- The Washington Times - Wednesday, March 3, 2021

Mental health issues among teenagers, including incidences of self-harm and overdosing, have skyrocketed during the coronavirus pandemic, according to a new study of medical reports and insurance claims.

Claims for intentional self-harm among 13- to 18-year-olds increased almost 91% in March 2020 compared to March 2019, according to the report by FAIR Health, an independent nonprofit that collects and manages health insurance claim data.

The report released Tuesday also found that claims for overdoses for 13- to 18-year-olds jumped almost 95% last March and 119% in April 2020 compared to the same months in 2019.

Researchers analyzed FAIR Health data from more than 32 billion private health care claim records, tracked monthly changes from January to November 2020 and compared them to the same months in 2019. Mental health claims for 13- to 18-year-olds nearly doubled last March and April. A similar trend was observed for 19- to 22-year-olds, although to a lesser degree than the younger group.

“Young people have proven especially vulnerable to mental health issues related to the COVID-19 pandemic,” the researchers wrote. “School closures, having to learn remotely and isolating from friends due to social distancing have been sources of stress and loneliness. A review of the international literature identified high rates of anxiety, depression and post-traumatic symptoms among children during the pandemic.”

Females made up the bulk (66%) of total mental health claims in January and February 2020 before the pandemic began, the study says. When the pandemic began in March, the percentage of females submitting mental health claims climbed, reaching 71% in November.

Additionally, 13- to 18-year-old girls were up to five times more likely to be treated for intentional self-harm than males. In August, females made up 84% of self-harm cases at the height of the disparity, the researchers note.

“To me, the findings are not surprising because it’s exactly what we are seeing as child and adolescent psychiatrists in our work since the pandemic,” said Dr. Gabrielle Shapiro, a clinical professor of psychiatry at the Icahn School of Medicine at Mount Sinai who was not involved in the study. “The tension and the stress of being in the same place all the time for adolescents and children is really difficult. They usually have physical outlets for their hormonal surges and their energy.

“It’s very stressful. And not being able to see peers was very, very upsetting to the social and emotional development of late teens and adolescent aged kids. So what do you do with all that energy, and what do you do with the sadness and anxiety? So I think that’s why we are seeing an increase in all of these numbers,” Dr. Shapiro said.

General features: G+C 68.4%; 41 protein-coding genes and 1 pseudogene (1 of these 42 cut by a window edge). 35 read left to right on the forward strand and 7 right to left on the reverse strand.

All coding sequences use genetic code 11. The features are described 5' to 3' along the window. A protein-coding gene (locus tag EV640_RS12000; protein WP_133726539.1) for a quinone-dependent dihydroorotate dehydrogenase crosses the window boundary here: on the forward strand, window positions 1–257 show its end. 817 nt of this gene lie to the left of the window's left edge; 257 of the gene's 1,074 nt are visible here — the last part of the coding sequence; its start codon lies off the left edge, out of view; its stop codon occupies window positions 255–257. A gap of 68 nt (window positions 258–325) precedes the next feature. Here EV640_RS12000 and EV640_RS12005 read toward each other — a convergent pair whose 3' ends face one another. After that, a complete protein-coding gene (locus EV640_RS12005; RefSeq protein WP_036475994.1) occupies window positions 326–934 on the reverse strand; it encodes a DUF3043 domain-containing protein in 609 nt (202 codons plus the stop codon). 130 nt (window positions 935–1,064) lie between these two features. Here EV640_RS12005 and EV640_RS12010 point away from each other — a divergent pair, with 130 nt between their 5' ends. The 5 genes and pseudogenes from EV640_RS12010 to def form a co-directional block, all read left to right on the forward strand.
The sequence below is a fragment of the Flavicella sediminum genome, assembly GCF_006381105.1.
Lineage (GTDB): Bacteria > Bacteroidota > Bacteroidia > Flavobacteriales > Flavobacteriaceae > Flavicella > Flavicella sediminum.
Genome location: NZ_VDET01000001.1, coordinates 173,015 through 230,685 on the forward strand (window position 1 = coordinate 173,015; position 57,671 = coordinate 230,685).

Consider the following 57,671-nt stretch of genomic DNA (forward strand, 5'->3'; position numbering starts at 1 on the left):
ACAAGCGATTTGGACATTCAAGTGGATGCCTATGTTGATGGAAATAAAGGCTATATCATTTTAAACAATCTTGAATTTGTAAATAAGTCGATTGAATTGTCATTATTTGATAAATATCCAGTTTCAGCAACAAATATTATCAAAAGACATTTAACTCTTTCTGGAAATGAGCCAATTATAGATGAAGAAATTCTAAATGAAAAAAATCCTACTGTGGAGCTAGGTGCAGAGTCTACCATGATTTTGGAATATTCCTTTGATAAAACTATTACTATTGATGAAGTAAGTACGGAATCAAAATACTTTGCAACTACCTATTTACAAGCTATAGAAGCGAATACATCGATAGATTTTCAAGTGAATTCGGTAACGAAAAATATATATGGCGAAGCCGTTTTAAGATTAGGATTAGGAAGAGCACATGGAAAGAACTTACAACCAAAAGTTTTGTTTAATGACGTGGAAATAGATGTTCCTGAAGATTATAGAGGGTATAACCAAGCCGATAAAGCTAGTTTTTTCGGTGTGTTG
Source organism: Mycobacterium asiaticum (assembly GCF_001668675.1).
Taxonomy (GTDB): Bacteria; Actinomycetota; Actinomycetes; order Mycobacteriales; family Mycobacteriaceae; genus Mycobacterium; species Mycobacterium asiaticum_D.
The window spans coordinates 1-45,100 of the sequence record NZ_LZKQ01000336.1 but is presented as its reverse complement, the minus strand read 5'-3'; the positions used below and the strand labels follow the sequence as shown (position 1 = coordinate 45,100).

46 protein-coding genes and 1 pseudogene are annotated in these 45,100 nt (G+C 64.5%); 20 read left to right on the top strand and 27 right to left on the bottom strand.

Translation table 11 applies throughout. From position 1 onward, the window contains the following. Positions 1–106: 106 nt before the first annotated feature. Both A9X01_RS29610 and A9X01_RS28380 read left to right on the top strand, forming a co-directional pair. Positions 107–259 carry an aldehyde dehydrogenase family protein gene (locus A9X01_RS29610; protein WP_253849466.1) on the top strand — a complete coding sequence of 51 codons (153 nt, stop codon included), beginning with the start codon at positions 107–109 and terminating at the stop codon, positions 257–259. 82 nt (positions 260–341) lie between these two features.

The study noted geographic differences in mental health trends among teenagers.

The Northeast recorded the highest jump in intentional self-harm claims among this age group, a nearly 334% climb in August compared to the same month in 2019. There were also increases in April and November for the region.

The West had its highest increase in June at 172.32%, while the South had its highest in April and May, more than 160%. The Midwest had its highest increase in March at nearly 162% and another relatively high climb in August at 101%.

April was a peak for overdose claims, which continued to be above 2019 levels through November. Substance use disorder claims also increased by more than 60% in March and April 2020, lower than the jumps in overdoses. In the months following, claims for substance use disorder fell, dipping below 2019 levels from September to November.

The FAIR Health study also found that generalized anxiety disorder increased almost 94% over April 2019. Major depressive disorder climbed about 84% and adjustment disorders almost 90%.

While the number of emergency room visits for physical conditions such as broken bones and respiratory issues declined, the researchers say the number of people admitted for mental health reasons increased, reaching a peak of nearly 23% in September.

Other diagnoses in the top 10 mental health conditions shifted positions during the pandemic. Eating disorders moved up to No. 5 from No. 6 in August 2020 and remained there through November. Post-traumatic stress disorder moved up, from No. 8 to No. 7 from March through July and again in November.

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